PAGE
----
Scottsdale City Councilwoman Virginia Korte keeps pushing her fellow council members to pass one of those radical and unnecessary bathroom bills. This is a special message just for the kind council lady. It was written by Tony Perkins, president of the Family Research Council. Councilwoman, I think you will find it enlightening:
Liberal activists enjoyed quite a few years of slipping gender identity measures through city councils without people noticing. They don’t have that luxury now, especially not after firestorms like Houston’s. In the past several months, voters are wide-awake to the challenges on the local level and turning out en masse to stop the charge. After the landslide win in Houston, other states — including ones as extreme as Massachusetts — had second thoughts about the political perils of forcing the issue.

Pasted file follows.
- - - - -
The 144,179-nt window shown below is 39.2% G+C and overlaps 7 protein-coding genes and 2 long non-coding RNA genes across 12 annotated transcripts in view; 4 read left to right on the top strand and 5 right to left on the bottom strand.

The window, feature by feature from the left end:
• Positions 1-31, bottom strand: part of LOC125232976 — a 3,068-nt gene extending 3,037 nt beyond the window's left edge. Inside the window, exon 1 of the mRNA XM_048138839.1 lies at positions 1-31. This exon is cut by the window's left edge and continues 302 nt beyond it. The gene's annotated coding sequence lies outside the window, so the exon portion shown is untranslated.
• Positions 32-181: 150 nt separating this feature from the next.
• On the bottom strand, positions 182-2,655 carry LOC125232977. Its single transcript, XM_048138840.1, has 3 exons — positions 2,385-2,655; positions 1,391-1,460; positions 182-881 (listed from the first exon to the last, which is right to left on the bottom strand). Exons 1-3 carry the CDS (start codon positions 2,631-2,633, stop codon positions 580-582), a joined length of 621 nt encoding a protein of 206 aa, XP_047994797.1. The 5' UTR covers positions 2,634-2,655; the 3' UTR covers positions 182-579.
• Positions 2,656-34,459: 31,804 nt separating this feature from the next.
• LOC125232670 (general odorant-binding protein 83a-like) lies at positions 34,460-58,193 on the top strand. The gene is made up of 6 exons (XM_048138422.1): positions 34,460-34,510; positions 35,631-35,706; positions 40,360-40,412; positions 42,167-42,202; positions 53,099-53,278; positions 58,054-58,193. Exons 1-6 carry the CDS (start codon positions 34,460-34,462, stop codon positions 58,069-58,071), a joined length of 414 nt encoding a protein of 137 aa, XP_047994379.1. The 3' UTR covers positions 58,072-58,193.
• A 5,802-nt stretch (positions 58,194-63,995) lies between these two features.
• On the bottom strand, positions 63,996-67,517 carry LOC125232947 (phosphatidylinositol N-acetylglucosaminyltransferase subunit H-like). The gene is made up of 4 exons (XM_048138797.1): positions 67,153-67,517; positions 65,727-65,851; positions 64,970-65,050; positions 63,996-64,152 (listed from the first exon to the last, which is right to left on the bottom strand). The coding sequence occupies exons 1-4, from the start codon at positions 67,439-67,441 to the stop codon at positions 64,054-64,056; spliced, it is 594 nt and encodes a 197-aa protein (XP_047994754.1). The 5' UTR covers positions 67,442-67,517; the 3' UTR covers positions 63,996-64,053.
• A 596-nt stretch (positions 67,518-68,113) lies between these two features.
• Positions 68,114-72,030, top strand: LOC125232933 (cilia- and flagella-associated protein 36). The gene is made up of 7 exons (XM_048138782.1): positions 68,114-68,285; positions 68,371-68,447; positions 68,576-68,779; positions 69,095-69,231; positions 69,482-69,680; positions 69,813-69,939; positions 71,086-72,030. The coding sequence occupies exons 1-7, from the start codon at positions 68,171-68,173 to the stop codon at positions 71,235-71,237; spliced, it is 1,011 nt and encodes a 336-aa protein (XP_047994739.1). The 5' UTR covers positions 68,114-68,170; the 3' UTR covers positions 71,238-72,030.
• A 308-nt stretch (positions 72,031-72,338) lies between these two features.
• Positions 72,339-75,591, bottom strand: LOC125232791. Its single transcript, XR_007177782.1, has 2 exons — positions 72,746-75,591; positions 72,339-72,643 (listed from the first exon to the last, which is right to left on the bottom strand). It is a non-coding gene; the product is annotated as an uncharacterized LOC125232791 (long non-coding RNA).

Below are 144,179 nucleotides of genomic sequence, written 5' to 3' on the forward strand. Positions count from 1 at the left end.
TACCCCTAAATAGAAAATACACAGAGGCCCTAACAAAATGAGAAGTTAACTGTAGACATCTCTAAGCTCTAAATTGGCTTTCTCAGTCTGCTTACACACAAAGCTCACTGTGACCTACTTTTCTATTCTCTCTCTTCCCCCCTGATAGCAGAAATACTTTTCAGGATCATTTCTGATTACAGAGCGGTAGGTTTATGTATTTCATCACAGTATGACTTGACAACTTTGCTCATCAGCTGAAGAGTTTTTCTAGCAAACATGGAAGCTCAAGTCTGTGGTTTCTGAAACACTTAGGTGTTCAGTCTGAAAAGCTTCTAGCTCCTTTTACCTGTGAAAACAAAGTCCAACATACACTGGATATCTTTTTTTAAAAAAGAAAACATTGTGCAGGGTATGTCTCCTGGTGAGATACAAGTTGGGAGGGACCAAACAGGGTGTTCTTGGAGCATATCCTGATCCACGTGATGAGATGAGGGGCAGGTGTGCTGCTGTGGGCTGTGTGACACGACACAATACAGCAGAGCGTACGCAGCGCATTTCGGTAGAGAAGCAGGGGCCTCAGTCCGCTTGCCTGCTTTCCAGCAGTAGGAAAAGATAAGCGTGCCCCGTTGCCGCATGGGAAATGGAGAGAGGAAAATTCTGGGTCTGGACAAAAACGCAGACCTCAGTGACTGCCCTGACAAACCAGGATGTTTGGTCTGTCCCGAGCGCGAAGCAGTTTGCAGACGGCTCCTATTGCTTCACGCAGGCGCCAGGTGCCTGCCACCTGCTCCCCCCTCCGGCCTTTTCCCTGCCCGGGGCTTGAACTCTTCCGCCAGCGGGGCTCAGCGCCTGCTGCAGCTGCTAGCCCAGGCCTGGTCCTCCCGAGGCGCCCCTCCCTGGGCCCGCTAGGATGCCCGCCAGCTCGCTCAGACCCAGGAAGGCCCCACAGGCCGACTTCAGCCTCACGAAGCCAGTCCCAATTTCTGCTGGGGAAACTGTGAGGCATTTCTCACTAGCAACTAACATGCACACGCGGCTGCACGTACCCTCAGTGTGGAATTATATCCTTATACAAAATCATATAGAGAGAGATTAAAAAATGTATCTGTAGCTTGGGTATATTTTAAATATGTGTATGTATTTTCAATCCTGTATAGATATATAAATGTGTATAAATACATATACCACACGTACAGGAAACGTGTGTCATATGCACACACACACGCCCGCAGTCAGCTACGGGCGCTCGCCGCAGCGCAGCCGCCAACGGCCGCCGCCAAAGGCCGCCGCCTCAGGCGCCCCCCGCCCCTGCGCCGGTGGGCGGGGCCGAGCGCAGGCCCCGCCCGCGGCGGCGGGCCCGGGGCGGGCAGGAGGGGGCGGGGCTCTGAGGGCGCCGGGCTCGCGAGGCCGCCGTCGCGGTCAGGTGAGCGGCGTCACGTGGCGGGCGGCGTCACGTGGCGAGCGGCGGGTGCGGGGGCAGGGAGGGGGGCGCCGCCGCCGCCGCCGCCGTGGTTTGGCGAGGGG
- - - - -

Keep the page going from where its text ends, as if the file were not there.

As part of the march toward bathroom extremism, the Bay State tried to follow in the radical footsteps of cities like Fayetteville, which decided that it was a perfectly reasonable idea to let grown men into the women’s bathrooms, and visa-versa, just because they didn’t feel like their gender! The bill would have added gender identity to the state’s nondiscrimination code, which already includes sexual orientation as a protected class. FRC’s Peter Sprigg flew to the State House to testify against the bill, which faced enough opposition to take local leaders by surprise.
It turns out that Peter’s argument, along with those of parents, pastors, and concerned citizens, was enough to sink the measure in the current term. The Massachusetts House recessed from its final session of the calendar year without so much as taking up the bathroom ordinance! As Andrew Beckwith from the Massachusetts Family Institute pointed out, “This is huge win” — not just for the safety and privacy in our bathrooms, but for the continued momentum of common sense. “Transgender activists have been putting incredible pressure on legislators for weeks now.” But because concerned citizens “flooded the State House with phone calls… we started hearing that the vote would be delayed until today and then, finally, postponed until sometime in 2016.”
Although the issue will almost certainly rear its ugly head next year, this is powerful example of what can be accomplished when we make our voices heard!